The last two decades have shown an enormous and powerful growth in computer technology, but how did that growth begin?
You might be surprised to hear that the computer’s oldest archetype surfaced some 2500 years ago; if you count an abacus as a computer.
Why should you? Because like a computer, the ancient abacus was invented with the intention of helping humans work out repeated calculations faster than it would be possible to do with their brains alone.
The abacus was an invention so ahead of its time that it remained a used and relevant piece of technology for over 2000 years. It was until 1642 that French scientist and philosopher Blaise Pascal invented the first mechanical calculator that could perform addition and subtraction, even with decimal numbers. Gottfried Leibniz came up with a similar calculator a few decades later, but it took a step further by incorporating the stepped drum. Liebniz also invented binary code, which wasn’t relevant to his particular calculator but inspired other inventors.
One such inventor and thinker was Englishman George Boole, who in the mid 19th century invented Boolean algebra (a foundational concept behind computers’ use of long strings of binary code to make decisions).
The first person to truly attempt to make a computer (that is, a device that operates automatically by following a program) was the English mathematician Charles Babbage (1791-1871). Babbage’s machine actually possessed an input, a memory, a processor and an output, earning him the title of the “father of the computer.” His machines never worked, but the understanding of how one would work was there. He simply didn’t live in a time where the technology existed.
Herman Hollerith was more successful. He invented one of the first practical calculating machines, which he called a tabulator, in the 1880’s. The tabulator was intended to help Americans complete their yearly census, but Hollerith soon realized his machines had a variety of other uses. He founded a company called the Tabulating Machine Company in 1896 to start mass-producing his increasingly successful product. In 1924, he changed his company name to one you may recognize: International Business Machines (IBM).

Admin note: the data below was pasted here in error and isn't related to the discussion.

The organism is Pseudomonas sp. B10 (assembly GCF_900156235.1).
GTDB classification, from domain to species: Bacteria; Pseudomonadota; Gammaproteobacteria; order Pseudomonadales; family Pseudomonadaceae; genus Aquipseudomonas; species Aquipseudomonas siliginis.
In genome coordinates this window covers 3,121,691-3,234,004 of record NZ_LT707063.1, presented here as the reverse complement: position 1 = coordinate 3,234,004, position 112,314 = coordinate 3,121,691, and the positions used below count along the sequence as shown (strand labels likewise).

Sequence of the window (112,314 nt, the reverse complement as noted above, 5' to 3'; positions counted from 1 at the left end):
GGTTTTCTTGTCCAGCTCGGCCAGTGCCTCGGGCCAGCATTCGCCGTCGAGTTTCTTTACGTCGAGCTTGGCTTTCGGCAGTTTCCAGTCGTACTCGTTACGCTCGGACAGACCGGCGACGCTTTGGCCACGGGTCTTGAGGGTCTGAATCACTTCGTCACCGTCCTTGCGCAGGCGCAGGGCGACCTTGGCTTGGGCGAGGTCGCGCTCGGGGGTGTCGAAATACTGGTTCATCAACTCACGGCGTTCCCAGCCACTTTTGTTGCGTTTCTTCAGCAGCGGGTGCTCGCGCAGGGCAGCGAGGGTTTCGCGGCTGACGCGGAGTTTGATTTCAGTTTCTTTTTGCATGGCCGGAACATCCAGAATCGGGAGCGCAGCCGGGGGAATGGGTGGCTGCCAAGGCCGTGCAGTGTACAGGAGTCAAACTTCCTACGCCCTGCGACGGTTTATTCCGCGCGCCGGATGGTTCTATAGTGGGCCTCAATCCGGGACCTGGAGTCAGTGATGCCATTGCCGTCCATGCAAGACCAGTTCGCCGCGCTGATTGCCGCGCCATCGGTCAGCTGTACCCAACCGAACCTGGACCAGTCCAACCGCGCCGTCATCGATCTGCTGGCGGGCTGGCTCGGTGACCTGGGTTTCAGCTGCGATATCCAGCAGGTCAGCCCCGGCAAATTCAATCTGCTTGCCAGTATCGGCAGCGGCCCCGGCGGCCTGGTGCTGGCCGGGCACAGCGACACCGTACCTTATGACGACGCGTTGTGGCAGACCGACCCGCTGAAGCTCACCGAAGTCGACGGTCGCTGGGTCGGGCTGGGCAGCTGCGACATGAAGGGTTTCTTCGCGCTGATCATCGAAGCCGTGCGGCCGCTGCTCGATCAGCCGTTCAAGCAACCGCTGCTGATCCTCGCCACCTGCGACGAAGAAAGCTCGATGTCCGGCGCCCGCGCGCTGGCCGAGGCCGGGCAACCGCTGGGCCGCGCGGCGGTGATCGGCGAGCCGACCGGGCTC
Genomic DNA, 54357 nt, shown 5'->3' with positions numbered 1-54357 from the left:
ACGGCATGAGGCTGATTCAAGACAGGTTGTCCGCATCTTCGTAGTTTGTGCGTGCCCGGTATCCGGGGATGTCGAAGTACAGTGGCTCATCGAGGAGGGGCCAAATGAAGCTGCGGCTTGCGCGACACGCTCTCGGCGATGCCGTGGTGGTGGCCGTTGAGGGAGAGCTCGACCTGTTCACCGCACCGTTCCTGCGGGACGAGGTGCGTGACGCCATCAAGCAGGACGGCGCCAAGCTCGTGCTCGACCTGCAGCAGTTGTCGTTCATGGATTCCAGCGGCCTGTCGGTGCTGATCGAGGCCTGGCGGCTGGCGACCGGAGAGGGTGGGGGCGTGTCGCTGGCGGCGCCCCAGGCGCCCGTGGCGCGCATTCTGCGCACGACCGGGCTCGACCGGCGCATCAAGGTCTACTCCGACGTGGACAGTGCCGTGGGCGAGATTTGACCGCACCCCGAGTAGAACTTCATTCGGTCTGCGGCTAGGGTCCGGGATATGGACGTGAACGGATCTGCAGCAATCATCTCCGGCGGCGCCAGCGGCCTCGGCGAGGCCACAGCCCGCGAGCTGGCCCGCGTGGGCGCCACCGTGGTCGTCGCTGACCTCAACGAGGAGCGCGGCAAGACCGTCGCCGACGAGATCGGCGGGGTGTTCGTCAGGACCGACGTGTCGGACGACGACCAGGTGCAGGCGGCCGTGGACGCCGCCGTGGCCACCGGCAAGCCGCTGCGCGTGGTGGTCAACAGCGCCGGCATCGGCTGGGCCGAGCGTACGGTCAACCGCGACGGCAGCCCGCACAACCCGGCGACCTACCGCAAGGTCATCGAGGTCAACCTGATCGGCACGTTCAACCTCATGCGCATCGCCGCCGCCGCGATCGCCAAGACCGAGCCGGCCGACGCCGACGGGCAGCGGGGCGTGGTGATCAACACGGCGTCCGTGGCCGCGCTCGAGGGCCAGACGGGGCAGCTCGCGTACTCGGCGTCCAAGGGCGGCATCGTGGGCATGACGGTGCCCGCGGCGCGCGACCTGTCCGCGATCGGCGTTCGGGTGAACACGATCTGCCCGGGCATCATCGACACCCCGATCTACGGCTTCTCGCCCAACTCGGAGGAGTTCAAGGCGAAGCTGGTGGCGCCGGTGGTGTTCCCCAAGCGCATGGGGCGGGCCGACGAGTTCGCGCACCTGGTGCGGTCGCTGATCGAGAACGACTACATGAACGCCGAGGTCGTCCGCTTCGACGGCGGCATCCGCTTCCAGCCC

Here the baton is handed to American scientist Vannevar Bush, who created the Rockefeller Differential Analyzer in 1935. Its assemblage involved 200 miles of wire and 150 electric motors because it was an analog calculator (meaning numbers are stored in physical forms as opposed to as digits).
Another father of computing, Alan Turing composed a theory of how computers processed information that laid out the way a computer would process information. With the help of his paper, other inventors created a Turing machine, which was basically a simple information processor that works through a series of instructions, reading data, writing results and then moving on to the next instruction.
American physicists John Atanasoff and Clifford Berry created the first machine that used electrical switches to store numbers; an off switch implied the number 0, an on switch implied 1.
The first large scale version of that computer was at Harvard by mathematician Howard Aiken. The machine was 50 feet long and extremely noisy.
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